Howto:Serializing a Canvas to SVG

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Background

This was inspired by recurring discussions on the forum to easily reuse existing Canvas based MFDs and show them in a browser or render them remotely using a Python script. The easiest way to do so would be treating a Canvas as a SVG file, simply because most Canvas based MFDs already use SVG files internally. These SVG files are obviously static and parsed by the Nasal svg.nas module to turn them into Canvas properties. However, the opposite would also be possible, all that would require is traversing a canvas node in the tree and iterating over all its child nodes, parsing its properties/attributes to come u p with a corresponding SVG equivalent.

For starters, it makes sense to merely focus on MFDs that are already using SVG files, because instead of actually traversing the full canvas, we can simply let the http server serve the original SVG file itself, which greatly simplifies the whole thing.

However, the next step would actually be traversing an existing Canvas node in the property tree, and then iterating over its child nodes to map certain properties back to their SVG equivalent.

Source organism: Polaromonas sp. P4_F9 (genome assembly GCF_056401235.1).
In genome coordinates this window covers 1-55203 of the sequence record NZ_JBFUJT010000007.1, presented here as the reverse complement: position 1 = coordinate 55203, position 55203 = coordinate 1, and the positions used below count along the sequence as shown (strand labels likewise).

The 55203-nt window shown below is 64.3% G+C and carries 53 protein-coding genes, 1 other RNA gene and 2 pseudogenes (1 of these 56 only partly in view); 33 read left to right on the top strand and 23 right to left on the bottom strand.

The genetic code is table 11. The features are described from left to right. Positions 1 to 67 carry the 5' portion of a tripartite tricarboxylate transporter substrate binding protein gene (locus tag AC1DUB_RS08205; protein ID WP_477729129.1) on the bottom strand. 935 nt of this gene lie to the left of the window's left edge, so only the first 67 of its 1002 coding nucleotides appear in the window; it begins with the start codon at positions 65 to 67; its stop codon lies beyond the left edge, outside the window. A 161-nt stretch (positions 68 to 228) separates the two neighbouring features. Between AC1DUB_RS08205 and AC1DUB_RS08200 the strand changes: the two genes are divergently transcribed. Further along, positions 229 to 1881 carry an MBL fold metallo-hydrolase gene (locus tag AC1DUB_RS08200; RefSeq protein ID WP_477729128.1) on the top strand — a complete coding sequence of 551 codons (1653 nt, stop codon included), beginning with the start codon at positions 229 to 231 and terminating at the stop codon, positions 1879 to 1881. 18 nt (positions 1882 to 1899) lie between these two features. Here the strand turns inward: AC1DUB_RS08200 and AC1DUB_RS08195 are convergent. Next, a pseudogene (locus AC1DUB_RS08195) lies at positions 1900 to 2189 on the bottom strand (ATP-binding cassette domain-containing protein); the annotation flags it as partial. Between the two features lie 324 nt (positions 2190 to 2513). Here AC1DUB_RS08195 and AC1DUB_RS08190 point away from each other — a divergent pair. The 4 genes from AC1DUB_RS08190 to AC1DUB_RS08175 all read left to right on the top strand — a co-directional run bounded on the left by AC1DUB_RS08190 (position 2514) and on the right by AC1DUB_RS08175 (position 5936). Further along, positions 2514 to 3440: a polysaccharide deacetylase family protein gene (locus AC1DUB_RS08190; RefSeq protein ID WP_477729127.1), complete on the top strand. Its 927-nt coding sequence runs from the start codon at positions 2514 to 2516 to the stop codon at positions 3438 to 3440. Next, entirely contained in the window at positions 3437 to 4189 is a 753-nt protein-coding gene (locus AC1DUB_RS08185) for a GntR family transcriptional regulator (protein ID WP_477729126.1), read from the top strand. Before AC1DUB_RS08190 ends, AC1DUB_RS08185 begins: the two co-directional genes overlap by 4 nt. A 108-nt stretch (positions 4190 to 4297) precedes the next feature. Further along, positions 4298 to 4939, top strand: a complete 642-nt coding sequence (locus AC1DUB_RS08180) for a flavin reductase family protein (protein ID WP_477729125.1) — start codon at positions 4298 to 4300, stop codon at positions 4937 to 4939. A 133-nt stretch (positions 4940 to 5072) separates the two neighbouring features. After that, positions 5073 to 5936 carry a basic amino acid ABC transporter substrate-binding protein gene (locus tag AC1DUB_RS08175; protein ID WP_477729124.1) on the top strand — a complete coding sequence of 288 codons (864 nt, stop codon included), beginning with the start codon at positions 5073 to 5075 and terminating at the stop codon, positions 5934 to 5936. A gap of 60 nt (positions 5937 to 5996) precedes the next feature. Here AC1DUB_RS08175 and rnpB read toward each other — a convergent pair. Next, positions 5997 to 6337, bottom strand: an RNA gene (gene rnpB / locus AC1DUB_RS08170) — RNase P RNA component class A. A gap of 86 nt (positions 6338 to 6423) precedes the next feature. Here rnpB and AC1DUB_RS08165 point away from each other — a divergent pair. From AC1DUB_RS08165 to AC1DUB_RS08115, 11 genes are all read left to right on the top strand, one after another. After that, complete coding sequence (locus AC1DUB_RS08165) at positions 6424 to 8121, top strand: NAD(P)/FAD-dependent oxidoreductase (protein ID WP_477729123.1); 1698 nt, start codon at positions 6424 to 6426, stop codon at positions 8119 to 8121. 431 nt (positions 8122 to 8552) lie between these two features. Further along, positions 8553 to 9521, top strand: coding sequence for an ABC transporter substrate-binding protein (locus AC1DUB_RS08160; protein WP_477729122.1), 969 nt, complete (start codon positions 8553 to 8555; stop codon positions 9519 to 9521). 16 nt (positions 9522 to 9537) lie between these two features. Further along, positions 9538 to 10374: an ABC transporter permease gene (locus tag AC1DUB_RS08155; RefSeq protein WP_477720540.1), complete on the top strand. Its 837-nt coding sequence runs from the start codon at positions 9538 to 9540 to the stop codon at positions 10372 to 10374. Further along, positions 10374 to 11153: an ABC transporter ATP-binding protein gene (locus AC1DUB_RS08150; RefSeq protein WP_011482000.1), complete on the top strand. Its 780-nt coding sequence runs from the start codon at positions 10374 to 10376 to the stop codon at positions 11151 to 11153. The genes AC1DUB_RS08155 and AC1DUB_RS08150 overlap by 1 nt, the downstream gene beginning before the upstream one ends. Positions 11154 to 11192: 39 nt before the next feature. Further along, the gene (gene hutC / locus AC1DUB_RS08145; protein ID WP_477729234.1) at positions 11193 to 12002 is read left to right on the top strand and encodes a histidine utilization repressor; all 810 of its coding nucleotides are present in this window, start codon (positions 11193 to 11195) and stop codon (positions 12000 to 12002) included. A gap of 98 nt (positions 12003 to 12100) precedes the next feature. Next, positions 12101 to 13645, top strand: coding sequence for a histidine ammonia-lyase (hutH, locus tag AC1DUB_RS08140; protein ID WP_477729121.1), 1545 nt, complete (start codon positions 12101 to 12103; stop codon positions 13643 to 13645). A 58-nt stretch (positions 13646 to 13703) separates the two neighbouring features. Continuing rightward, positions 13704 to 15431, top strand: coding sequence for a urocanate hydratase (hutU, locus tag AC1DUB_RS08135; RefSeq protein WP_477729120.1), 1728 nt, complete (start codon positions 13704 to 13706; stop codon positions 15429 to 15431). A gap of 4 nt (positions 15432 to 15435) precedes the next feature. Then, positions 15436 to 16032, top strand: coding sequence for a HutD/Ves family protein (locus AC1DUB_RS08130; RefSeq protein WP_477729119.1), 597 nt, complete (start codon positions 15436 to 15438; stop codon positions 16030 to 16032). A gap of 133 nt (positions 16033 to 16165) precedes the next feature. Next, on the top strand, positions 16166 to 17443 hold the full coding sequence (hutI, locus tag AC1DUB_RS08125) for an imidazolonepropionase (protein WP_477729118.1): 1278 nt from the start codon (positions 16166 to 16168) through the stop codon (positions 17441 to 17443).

This should work reasonably well, because the module converting svg markup into canvas properties also is implemented in Nasal, and can be easily extended.

For starters we can prototype all of this in scripting space - at some point however, it would make more sense to move this back into C++ by introducing a corresponding virtual void std::stringstream& serialize() methid at the Canvas::Element level and providing a mechanism to allow a Canvas to be serialized (and streamed) asynchronously.

And in fact, boost has helpers to deal with SVG processing [1] [2]

Example